Although almost unanimously condemned by contemporary Parisian critics for its overt sexuality and graphic final scene, Carmen ultimately reached the public in a way that perhaps no other opera has. Bizet's aim (with Meilhac and Halevy, who wrote the libretto) had been to transform the flaccid, moralistic bourgeois genre of opéra comique into a more sophisticated type of staged work, and he seems to have suceeded in Carmen. Each character has a musical significance and a unique expressive idiom, the ultimate example being the dangerous, exotic, sensual Carmen herself, depicted by an exotic and sinewy chromatic motive that also implies the insurmountable power of fate. In a classic plot device, she is contrasted with the 'good girl' of the opera Micaela, whose main aria is set in the ternary form of the elevated bel canto French Grand Opera aria to imply her traditionally 'ladylike' retiring nature. Don José's musical styles reflect different levels in his descent from dutiful soldier to the underworld of obsession.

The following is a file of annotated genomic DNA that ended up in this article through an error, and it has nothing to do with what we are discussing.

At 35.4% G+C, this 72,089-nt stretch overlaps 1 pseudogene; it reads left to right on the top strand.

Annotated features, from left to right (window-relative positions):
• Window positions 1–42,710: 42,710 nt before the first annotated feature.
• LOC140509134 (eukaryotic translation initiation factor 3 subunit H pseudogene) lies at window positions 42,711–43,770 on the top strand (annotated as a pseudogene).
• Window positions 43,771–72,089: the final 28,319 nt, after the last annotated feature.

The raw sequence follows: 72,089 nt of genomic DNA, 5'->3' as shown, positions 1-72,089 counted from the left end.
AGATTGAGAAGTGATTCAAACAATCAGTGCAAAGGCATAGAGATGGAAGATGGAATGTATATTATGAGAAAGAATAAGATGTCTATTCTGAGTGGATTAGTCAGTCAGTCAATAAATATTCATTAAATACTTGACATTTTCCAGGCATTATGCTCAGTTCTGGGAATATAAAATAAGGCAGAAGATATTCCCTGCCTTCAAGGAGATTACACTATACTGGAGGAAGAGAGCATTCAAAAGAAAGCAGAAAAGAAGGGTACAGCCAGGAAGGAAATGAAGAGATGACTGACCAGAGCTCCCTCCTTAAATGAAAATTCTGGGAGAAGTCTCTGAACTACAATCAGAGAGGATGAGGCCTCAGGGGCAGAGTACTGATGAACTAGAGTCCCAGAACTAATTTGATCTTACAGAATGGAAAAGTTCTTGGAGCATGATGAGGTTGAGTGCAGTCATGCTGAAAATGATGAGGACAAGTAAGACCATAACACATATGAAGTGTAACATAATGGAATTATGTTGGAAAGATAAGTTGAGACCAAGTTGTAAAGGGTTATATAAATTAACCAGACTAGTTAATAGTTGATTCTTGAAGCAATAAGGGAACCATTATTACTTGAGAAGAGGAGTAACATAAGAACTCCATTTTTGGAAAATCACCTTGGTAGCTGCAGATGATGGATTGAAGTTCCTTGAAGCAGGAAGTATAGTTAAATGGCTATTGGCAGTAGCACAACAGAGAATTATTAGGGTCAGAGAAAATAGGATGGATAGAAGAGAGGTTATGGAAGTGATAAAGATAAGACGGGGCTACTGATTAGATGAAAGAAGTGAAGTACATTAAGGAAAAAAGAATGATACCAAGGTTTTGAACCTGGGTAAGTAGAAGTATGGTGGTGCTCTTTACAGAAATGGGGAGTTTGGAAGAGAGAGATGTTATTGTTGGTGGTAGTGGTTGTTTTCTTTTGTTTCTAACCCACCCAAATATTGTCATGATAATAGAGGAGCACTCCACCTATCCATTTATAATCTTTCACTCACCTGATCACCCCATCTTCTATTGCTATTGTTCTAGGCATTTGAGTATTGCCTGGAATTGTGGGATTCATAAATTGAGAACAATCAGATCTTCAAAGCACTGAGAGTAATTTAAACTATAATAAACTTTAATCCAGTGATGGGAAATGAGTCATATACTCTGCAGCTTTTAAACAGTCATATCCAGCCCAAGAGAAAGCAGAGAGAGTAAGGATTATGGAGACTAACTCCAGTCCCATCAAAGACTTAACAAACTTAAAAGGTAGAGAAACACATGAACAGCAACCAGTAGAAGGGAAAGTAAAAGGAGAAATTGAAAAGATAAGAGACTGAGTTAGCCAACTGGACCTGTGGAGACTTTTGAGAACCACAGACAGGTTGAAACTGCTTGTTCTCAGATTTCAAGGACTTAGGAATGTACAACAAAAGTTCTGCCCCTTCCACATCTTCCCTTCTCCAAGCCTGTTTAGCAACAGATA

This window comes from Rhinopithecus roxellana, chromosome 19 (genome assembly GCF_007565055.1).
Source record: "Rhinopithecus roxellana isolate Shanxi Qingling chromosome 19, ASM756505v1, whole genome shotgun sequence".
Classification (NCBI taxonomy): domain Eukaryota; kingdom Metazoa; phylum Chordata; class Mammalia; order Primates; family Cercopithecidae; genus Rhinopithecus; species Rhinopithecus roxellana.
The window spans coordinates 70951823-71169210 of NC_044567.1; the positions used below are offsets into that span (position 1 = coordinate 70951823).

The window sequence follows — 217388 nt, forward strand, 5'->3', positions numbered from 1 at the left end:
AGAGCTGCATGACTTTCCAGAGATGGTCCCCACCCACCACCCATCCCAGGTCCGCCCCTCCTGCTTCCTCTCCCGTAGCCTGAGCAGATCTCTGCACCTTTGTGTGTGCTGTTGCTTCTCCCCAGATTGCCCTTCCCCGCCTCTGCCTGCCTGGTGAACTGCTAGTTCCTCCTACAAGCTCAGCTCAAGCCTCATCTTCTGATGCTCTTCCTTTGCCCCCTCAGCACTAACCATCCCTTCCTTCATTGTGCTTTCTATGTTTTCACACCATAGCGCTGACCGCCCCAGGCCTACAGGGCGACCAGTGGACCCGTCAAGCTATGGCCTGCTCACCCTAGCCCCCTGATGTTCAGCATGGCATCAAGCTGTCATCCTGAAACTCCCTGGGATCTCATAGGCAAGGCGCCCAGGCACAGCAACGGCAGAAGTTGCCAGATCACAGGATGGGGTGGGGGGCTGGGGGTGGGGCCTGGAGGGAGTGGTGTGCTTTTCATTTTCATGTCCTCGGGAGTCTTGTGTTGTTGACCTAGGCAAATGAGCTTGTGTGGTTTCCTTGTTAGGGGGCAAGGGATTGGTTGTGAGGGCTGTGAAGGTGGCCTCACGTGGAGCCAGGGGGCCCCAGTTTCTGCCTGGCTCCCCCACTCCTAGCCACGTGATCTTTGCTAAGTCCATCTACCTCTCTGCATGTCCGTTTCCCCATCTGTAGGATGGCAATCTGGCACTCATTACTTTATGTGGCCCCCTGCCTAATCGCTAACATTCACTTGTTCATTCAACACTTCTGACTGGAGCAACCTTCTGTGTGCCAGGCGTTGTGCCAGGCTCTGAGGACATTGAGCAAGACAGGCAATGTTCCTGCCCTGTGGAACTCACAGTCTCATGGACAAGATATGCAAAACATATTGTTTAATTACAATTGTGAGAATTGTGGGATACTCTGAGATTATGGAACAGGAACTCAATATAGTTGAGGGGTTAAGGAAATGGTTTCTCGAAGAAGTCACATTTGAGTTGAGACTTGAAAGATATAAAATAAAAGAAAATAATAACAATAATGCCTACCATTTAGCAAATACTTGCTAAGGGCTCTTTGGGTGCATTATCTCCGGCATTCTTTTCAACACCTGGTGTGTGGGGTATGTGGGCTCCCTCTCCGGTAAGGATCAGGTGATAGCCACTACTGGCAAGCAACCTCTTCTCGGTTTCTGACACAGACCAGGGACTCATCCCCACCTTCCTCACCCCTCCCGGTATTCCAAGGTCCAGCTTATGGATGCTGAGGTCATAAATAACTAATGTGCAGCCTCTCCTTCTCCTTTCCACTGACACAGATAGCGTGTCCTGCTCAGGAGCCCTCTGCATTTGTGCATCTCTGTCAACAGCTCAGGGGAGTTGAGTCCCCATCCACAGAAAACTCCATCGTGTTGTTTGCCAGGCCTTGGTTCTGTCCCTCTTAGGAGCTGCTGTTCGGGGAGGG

This is the Schirmer edition of the Libretto in the original French with an English translation by Ruth and Thomas Martin.